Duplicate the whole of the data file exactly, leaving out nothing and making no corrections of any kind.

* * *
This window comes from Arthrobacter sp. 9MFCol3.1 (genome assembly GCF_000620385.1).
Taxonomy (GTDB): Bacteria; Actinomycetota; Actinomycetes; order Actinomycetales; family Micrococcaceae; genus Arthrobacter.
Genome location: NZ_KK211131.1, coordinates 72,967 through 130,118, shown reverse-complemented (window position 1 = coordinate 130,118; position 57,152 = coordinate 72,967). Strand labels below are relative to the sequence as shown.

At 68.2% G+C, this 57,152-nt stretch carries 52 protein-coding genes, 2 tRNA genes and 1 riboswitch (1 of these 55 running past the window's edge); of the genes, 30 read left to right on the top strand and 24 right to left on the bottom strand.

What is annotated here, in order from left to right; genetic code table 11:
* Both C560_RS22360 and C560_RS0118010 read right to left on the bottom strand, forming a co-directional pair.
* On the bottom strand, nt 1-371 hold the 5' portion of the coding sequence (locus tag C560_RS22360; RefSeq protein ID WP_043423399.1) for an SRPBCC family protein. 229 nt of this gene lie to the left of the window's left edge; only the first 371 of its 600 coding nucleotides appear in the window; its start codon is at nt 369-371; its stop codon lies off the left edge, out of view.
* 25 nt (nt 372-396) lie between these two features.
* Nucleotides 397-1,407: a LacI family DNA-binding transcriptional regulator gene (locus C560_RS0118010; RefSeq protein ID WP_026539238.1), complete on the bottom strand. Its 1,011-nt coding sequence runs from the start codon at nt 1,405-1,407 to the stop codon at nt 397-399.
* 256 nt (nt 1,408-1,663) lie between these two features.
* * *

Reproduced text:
This window comes from Arthrobacter sp. 9MFCol3.1 (genome assembly GCF_000620385.1).
Taxonomy (GTDB): Bacteria; Actinomycetota; Actinomycetes; order Actinomycetales; family Micrococcaceae; genus Arthrobacter.
Genome location: NZ_KK211131.1, coordinates 72,967 through 130,118, shown reverse-complemented (window position 1 = coordinate 130,118; position 57,152 = coordinate 72,967). Strand labels below are relative to the sequence as shown.

At 68.2% G+C, this 57,152-nt stretch carries 52 protein-coding genes, 2 tRNA genes and 1 riboswitch (1 of these 55 running past the window's edge); of the genes, 30 read left to right on the top strand and 24 right to left on the bottom strand.

What is annotated here, in order from left to right; genetic code table 11:
* Both C560_RS22360 and C560_RS0118010 read right to left on the bottom strand, forming a co-directional pair.
* On the bottom strand, nt 1-371 hold the 5' portion of the coding sequence (locus tag C560_RS22360; RefSeq protein ID WP_043423399.1) for an SRPBCC family protein. 229 nt of this gene lie to the left of the window's left edge; only the first 371 of its 600 coding nucleotides appear in the window; its start codon is at nt 369-371; its stop codon lies off the left edge, out of view.
* 25 nt (nt 372-396) lie between these two features.
* Nucleotides 397-1,407: a LacI family DNA-binding transcriptional regulator gene (locus C560_RS0118010; RefSeq protein ID WP_026539238.1), complete on the bottom strand. Its 1,011-nt coding sequence runs from the start codon at nt 1,405-1,407 to the stop codon at nt 397-399.
* 256 nt (nt 1,408-1,663) lie between these two features.